InterMoor Completes Conductor Fabrication and Installation for Shell BC 10 Phase 2

abarrelfullabarrelfull wrote on 01 May 2013 19:26

June 26, 2012

InterMoor, an Acteon company, has completed the installation of the Electrical Submersible Pump (ESP) Conductors for the artificial lift manifold as part of the Shell BC-10 Phase 2 project, announced InterMoor Global President Tom Fulton.

InterMoor was responsible for the fabrication and installation of four conductors in addition to one spare conductor for the project. Weighing in at more than 70 metric tons, the conductors measured 48 inches in diameter and 60 meters long with a 1.5 inch wall.

Fabricated at InterMoor’s 24-acre Morgan City, La., facility, the conductors were installed in water depths up to 5,600 ft. (1,707 m) off the coast of Brazil in the northern Campos Basin. The installation took place the last week of May 2012 utilizing DOF Subsea’s Anchor Handling Vessel Skandi Skolten under charter to Shell Brasil Ltda.

InterMoor provided an installation barge with a customized launch system to install the conductors through four corner holes in a template by self-penetration. InterMoor’s patented Suction to Stability (STS) operations and driving via MENCK’s deep water spread (DWS) subsea hammer and power pack were also utilized.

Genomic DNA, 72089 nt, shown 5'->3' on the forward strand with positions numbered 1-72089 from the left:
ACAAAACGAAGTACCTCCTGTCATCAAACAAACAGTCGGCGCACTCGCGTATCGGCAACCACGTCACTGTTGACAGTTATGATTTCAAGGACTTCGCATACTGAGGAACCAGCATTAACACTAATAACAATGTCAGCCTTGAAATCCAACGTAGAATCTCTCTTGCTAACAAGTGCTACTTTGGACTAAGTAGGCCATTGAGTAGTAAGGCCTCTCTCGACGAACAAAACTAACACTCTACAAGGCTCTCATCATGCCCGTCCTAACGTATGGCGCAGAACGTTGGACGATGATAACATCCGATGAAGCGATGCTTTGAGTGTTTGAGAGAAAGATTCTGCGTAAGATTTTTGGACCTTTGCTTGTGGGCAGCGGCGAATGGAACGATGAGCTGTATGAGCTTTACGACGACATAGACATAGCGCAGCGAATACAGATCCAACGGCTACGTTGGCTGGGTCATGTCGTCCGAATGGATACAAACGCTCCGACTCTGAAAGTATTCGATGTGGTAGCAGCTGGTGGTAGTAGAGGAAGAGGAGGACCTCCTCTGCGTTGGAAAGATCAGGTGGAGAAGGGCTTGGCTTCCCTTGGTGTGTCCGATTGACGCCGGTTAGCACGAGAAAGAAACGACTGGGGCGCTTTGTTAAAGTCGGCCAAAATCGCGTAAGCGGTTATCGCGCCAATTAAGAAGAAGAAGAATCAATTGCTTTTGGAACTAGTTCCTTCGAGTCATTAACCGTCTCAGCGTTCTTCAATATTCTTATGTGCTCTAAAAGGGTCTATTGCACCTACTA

InterMoor used MENCK’s MHU-270T DWS which included a deepwater hydraulic hammer, capable of providing a driving energy of 270 kilojoule at a water depth of 3,281 ft (1000 m) combined with MENCK’s girdle-type electro-hydraulic power pack and umbilical support system.. Generating hydraulic power at depth, rather than at the surface, means no hydraulic hose, therefore minimal energy loss at depth and minimizing environmental impact. The tolerance requirements of less than 1.0 degree verticality and within six inches relative elevation were critical and could not be achieved by traditional jetting methods from a semi-submersible. These tolerances were successfully respected utilizing InterMoor’s installation methodology in Phase 2, as they were for Phase 1.

“It was a tremendous advantage having personnel on the job associated with the previous BC-10 Phase 1 to ensure lessons learned were carried out successfully. This factor was key to executing the project safely, on schedule and on budget. We have demonstrated a capability which is valid across a number of deep-water projects in the industry,” said Fulton.

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